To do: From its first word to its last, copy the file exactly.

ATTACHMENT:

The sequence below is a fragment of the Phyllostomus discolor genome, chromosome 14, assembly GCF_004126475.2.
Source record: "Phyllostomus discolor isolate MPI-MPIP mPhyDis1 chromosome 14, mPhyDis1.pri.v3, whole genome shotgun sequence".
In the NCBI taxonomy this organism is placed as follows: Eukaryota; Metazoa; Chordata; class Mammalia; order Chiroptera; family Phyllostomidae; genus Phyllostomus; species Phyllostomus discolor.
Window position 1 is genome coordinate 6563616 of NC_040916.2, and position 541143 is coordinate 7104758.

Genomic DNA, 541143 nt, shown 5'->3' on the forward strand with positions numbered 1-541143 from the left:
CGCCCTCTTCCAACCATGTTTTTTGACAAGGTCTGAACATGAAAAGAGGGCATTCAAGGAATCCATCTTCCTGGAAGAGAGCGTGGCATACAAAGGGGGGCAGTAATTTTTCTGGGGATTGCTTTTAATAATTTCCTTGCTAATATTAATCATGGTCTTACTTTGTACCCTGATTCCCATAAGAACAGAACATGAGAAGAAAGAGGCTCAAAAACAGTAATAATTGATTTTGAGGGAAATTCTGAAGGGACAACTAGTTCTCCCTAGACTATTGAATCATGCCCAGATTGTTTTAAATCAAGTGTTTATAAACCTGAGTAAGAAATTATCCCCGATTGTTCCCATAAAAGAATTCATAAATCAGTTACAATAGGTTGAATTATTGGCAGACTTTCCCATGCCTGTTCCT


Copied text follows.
The sequence below is a fragment of the Phyllostomus discolor genome, chromosome 14, assembly GCF_004126475.2.
Source record: "Phyllostomus discolor isolate MPI-MPIP mPhyDis1 chromosome 14, mPhyDis1.pri.v3, whole genome shotgun sequence".
In the NCBI taxonomy this organism is placed as follows: Eukaryota; Metazoa; Chordata; class Mammalia; order Chiroptera; family Phyllostomidae; genus Phyllostomus; species Phyllostomus discolor.
Window position 1 is genome coordinate 6563616 of NC_040916.2, and position 541143 is coordinate 7104758.

Genomic DNA, 541143 nt, shown 5'->3' on the forward strand with positions numbered 1-541143 from the left:
CGCCCTCTTCCAACCATGTTTTTTGACAAGGTCTGAACATGAAAAGAGGGCATTCAAGGAATCCATCTTCCTGGAAGAGAGCGTGGCATACAAAGGGGGGCAGTAATTTTTCTGGGGATTGCTTTTAATAATTTCCTTGCTAATATTAATCATGGTCTTACTTTGTACCCTGATTCCCATAAGAACAGAACATGAGAAGAAAGAGGCTCAAAAACAGTAATAATTGATTTTGAGGGAAATTCTGAAGGGACAACTAGTTCTCCCTAGACTATTGAATCATGCCCAGATTGTTTTAAATCAAGTGTTTATAAACCTGAGTAAGAAATTATCCCCGATTGTTCCCATAAAAGAATTCATAAATCAGTTACAATAGGTTGAATTATTGGCAGACTTTCCCATGCCTGTTCCT